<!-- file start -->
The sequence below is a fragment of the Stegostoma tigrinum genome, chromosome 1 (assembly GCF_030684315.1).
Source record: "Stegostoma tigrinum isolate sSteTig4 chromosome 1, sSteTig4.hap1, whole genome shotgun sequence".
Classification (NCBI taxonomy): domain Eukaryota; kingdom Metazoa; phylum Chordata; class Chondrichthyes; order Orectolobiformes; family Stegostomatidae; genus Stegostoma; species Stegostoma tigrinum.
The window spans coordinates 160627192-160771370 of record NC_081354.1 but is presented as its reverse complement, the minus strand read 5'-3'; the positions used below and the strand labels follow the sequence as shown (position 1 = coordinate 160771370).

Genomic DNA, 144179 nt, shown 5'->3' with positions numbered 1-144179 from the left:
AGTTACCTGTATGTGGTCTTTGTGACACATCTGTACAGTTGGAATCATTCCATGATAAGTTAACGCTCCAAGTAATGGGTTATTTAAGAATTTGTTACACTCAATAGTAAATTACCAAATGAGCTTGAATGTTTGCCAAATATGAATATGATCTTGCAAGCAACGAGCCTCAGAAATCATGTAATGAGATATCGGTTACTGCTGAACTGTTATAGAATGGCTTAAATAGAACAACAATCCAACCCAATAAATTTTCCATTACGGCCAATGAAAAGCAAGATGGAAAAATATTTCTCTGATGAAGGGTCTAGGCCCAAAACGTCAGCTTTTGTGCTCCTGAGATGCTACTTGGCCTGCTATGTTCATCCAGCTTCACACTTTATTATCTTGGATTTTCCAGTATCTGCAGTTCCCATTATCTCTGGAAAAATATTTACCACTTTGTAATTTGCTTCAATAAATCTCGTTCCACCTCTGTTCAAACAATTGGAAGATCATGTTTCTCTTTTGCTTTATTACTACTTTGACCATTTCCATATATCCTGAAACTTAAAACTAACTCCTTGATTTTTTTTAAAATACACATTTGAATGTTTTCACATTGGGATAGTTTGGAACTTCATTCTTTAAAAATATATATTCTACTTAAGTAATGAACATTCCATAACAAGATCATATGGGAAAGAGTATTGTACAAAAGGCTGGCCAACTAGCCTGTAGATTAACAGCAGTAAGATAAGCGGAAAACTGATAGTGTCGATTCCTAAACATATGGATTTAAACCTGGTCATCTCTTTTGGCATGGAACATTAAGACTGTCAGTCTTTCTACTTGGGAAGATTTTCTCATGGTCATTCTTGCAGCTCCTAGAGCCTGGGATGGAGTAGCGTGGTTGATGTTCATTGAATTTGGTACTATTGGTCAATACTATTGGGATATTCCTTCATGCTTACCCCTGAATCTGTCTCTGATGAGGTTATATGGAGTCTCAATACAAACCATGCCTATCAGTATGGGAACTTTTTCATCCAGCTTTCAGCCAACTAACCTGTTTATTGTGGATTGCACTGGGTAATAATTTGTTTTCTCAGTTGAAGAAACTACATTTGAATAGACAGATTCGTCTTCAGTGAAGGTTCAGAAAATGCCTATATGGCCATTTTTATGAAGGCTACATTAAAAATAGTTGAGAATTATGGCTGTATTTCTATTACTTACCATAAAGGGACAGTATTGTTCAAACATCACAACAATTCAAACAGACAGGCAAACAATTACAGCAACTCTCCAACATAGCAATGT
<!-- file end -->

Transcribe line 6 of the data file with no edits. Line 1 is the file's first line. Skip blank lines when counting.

AGTTACCTGTATGTGGTCTTTGTGACACATCTGTACAGTTGGAATCATTCCATGATAAGTTAACGCTCCAAGTAATGGGTTATTTAAGAATTTGTTACACTCAATAGTAAATTACCAAATGAGCTTGAATGTTTGCCAAATATGAATATGATCTTGCAAGCAACGAGCCTCAGAAATCATGTAATGAGATATCGGTTACTGCTGAACTGTTATAGAATGGCTTAAATAGAACAACAATCCAACCCAATAAATTTTCCATTACGGCCAATGAAAAGCAAGATGGAAAAATATTTCTCTGATGAAGGGTCTAGGCCCAAAACGTCAGCTTTTGTGCTCCTGAGATGCTACTTGGCCTGCTATGTTCATCCAGCTTCACACTTTATTATCTTGGATTTTCCAGTATCTGCAGTTCCCATTATCTCTGGAAAAATATTTACCACTTTGTAATTTGCTTCAATAAATCTCGTTCCACCTCTGTTCAAACAATTGGAAGATCATGTTTCTCTTTTGCTTTATTACTACTTTGACCATTTCCATATATCCTGAAACTTAAAACTAACTCCTTGATTTTTTTTAAAATACACATTTGAATGTTTTCACATTGGGATAGTTTGGAACTTCATTCTTTAAAAATATATATTCTACTTAAGTAATGAACATTCCATAACAAGATCATATGGGAAAGAGTATTGTACAAAAGGCTGGCCAACTAGCCTGTAGATTAACAGCAGTAAGATAAGCGGAAAACTGATAGTGTCGATTCCTAAACATATGGATTTAAACCTGGTCATCTCTTTTGGCATGGAACATTAAGACTGTCAGTCTTTCTACTTGGGAAGATTTTCTCATGGTCATTCTTGCAGCTCCTAGAGCCTGGGATGGAGTAGCGTGGTTGATGTTCATTGAATTTGGTACTATTGGTCAATACTATTGGGATATTCCTTCATGCTTACCCCTGAATCTGTCTCTGATGAGGTTATATGGAGTCTCAATACAAACCATGCCTATCAGTATGGGAACTTTTTCATCCAGCTTTCAGCCAACTAACCTGTTTATTGTGGATTGCACTGGGTAATAATTTGTTTTCTCAGTTGAAGAAACTACATTTGAATAGACAGATTCGTCTTCAGTGAAGGTTCAGAAAATGCCTATATGGCCATTTTTATGAAGGCTACATTAAAAATAGTTGAGAATTATGGCTGTATTTCTATTACTTACCATAAAGGGACAGTATTGTTCAAACATCACAACAATTCAAACAGACAGGCAAACAATTACAGCAACTCTCCAACATAGCAATGT